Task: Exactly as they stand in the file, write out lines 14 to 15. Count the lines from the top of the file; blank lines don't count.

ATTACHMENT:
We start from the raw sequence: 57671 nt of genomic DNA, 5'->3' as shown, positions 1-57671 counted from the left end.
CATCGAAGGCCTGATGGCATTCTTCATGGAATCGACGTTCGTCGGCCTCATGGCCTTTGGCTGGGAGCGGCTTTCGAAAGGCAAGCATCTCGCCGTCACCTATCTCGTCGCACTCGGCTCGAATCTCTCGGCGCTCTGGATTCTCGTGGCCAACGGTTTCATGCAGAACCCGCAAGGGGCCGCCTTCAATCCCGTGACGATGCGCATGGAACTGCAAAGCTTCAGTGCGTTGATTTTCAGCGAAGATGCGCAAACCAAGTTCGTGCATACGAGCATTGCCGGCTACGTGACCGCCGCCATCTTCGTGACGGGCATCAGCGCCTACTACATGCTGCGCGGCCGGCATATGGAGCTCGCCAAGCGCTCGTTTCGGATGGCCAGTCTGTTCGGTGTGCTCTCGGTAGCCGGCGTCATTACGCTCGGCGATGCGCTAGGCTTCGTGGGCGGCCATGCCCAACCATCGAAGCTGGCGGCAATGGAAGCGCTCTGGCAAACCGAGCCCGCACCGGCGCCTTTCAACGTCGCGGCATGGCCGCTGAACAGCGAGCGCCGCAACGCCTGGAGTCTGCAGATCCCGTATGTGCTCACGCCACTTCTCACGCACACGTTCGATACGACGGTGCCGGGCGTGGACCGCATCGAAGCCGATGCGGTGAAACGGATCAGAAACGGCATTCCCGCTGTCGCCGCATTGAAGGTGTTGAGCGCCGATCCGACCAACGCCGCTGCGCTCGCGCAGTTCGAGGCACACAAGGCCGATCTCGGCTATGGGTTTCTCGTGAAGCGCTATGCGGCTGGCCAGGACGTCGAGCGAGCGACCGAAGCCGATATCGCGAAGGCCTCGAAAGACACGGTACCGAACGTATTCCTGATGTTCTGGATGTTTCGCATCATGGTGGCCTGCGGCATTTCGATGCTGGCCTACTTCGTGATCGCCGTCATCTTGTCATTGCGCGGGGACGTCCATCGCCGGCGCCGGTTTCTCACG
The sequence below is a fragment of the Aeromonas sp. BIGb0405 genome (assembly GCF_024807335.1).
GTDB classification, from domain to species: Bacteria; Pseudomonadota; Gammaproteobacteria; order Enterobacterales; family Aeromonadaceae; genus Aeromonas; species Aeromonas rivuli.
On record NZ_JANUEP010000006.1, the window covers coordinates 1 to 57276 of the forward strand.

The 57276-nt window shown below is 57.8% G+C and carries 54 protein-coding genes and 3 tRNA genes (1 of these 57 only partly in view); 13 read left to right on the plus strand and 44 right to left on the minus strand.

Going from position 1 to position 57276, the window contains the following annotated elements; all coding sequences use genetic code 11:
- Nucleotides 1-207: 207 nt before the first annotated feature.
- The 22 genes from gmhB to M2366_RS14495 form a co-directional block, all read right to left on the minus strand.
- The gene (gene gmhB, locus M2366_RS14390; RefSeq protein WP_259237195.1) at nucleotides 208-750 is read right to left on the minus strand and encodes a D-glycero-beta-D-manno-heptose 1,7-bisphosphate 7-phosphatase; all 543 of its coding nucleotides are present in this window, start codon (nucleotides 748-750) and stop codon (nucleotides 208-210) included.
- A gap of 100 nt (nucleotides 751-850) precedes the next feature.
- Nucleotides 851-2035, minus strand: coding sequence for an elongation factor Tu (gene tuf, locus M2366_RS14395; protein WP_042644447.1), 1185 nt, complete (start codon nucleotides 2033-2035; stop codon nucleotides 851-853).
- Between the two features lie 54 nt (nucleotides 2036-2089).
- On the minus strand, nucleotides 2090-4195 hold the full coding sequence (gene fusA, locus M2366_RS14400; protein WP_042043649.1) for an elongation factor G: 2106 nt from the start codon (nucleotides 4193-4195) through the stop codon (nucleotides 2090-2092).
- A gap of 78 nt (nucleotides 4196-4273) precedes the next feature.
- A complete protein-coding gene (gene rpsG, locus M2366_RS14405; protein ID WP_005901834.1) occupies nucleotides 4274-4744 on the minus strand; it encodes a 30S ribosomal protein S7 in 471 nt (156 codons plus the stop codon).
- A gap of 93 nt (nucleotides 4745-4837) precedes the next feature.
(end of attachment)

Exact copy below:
- On the minus strand, nucleotides 2090-4195 hold the full coding sequence (gene fusA, locus M2366_RS14400; protein WP_042043649.1) for an elongation factor G: 2106 nt from the start codon (nucleotides 4193-4195) through the stop codon (nucleotides 2090-2092).
- A gap of 78 nt (nucleotides 4196-4273) precedes the next feature.